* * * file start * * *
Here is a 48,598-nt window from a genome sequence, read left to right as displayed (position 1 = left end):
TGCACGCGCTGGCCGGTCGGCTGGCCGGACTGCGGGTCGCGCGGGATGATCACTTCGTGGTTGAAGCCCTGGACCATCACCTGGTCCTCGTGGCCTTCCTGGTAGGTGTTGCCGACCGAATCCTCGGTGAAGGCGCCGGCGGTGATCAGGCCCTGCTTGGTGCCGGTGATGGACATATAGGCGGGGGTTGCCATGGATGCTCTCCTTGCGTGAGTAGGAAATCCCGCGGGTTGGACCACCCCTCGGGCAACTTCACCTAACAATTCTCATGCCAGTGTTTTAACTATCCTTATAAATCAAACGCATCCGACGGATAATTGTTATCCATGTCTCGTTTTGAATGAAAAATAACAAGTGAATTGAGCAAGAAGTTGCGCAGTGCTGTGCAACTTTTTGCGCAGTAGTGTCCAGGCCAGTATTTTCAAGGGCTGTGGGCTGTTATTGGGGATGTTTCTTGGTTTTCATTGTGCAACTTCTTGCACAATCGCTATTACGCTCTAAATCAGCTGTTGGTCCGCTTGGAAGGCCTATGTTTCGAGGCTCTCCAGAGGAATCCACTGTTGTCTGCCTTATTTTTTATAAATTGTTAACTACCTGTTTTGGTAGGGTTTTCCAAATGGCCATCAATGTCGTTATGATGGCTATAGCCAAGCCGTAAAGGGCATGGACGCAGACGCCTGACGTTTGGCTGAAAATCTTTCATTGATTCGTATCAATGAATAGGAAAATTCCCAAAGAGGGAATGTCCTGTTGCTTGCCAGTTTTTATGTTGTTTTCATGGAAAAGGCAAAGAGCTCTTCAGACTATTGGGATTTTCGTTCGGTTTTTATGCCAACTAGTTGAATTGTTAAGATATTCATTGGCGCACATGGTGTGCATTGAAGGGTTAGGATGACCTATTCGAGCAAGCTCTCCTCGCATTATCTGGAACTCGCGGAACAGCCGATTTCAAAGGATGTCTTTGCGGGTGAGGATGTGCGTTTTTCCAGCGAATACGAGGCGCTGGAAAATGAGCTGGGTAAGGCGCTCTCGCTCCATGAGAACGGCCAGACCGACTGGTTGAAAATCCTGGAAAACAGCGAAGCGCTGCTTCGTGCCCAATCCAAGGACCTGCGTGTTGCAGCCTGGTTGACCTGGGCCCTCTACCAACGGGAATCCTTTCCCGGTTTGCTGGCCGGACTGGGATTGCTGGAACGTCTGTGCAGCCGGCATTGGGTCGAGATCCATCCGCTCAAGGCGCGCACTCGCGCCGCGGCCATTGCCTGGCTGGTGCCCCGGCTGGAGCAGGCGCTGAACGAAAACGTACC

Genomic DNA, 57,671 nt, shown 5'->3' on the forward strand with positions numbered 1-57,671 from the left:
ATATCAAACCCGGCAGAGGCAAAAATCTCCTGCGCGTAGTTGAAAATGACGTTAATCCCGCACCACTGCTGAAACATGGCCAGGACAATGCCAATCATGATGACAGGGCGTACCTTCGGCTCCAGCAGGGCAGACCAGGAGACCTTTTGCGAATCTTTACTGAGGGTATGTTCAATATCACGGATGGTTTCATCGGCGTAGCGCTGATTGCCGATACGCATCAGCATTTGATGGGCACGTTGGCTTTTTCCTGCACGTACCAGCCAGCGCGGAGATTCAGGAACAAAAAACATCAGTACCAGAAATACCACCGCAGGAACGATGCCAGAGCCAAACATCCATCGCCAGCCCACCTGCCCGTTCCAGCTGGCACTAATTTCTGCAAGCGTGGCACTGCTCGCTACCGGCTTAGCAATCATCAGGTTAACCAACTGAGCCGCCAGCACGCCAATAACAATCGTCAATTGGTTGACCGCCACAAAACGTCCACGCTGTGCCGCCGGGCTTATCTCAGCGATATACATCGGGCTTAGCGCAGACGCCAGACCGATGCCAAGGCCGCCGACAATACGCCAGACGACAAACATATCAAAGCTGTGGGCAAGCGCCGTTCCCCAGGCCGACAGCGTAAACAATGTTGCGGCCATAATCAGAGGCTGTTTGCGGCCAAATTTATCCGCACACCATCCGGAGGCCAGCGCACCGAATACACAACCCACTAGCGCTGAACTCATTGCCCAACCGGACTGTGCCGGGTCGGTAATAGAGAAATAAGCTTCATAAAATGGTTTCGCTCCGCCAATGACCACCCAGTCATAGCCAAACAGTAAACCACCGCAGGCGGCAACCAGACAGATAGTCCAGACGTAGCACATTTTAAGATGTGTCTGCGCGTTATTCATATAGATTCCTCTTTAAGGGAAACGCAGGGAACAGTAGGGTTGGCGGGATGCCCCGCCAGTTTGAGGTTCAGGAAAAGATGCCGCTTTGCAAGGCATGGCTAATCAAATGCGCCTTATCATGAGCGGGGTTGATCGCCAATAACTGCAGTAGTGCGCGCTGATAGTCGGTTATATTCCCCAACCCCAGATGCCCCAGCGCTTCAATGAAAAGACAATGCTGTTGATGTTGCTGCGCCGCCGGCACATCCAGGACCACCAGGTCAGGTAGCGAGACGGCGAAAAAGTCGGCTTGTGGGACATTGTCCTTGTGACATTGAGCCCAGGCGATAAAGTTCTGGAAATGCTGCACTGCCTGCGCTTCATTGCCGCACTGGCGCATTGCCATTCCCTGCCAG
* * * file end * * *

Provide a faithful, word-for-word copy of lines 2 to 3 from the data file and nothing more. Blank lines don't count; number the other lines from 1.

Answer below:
TGCACGCGCTGGCCGGTCGGCTGGCCGGACTGCGGGTCGCGCGGGATGATCACTTCGTGGTTGAAGCCCTGGACCATCACCTGGTCCTCGTGGCCTTCCTGGTAGGTGTTGCCGACCGAATCCTCGGTGAAGGCGCCGGCGGTGATCAGGCCCTGCTTGGTGCCGGTGATGGACATATAGGCGGGGGTTGCCATGGATGCTCTCCTTGCGTGAGTAGGAAATCCCGCGGGTTGGACCACCCCTCGGGCAACTTCACCTAACAATTCTCATGCCAGTGTTTTAACTATCCTTATAAATCAAACGCATCCGACGGATAATTGTTATCCATGTCTCGTTTTGAATGAAAAATAACAAGTGAATTGAGCAAGAAGTTGCGCAGTGCTGTGCAACTTTTTGCGCAGTAGTGTCCAGGCCAGTATTTTCAAGGGCTGTGGGCTGTTATTGGGGATGTTTCTTGGTTTTCATTGTGCAACTTCTTGCACAATCGCTATTACGCTCTAAATCAGCTGTTGGTCCGCTTGGAAGGCCTATGTTTCGAGGCTCTCCAGAGGAATCCACTGTTGTCTGCCTTATTTTTTATAAATTGTTAACTACCTGTTTTGGTAGGGTTTTCCAAATGGCCATCAATGTCGTTATGATGGCTATAGCCAAGCCGTAAAGGGCATGGACGCAGACGCCTGACGTTTGGCTGAAAATCTTTCATTGATTCGTATCAATGAATAGGAAAATTCCCAAAGAGGGAATGTCCTGTTGCTTGCCAGTTTTTATGTTGTTTTCATGGAAAAGGCAAAGAGCTCTTCAGACTATTGGGATTTTCGTTCGGTTTTTATGCCAACTAGTTGAATTGTTAAGATATTCATTGGCGCACATGGTGTGCATTGAAGGGTTAGGATGACCTATTCGAGCAAGCTCTCCTCGCATTATCTGGAACTCGCGGAACAGCCGATTTCAAAGGATGTCTTTGCGGGTGAGGATGTGCGTTTTTCCAGCGAATACGAGGCGCTGGAAAATGAGCTGGGTAAGGCGCTCTCGCTCCATGAGAACGGCCAGACCGACTGGTTGAAAATCCTGGAAAACAGCGAAGCGCTGCTTCGTGCCCAATCCAAGGACCTGCGTGTTGCAGCCTGGTTGACCTGGGCCCTCTACCAACGGGAATCCTTTCCCGGTTTGCTGGCCGGACTGGGATTGCTGGAACGTCTGTGCAGCCGGCATTGGGTCGAGATCCATCCGCTCAAGGCGCGCACTCGCGCCGCGGCCATTGCCTGGCTGGTGCCCCGGCTGGAGCAGGCGCTGAACGAAAACGTACC

Genomic DNA, 57,671 nt, shown 5'->3' on the forward strand with positions numbered 1-57,671 from the left: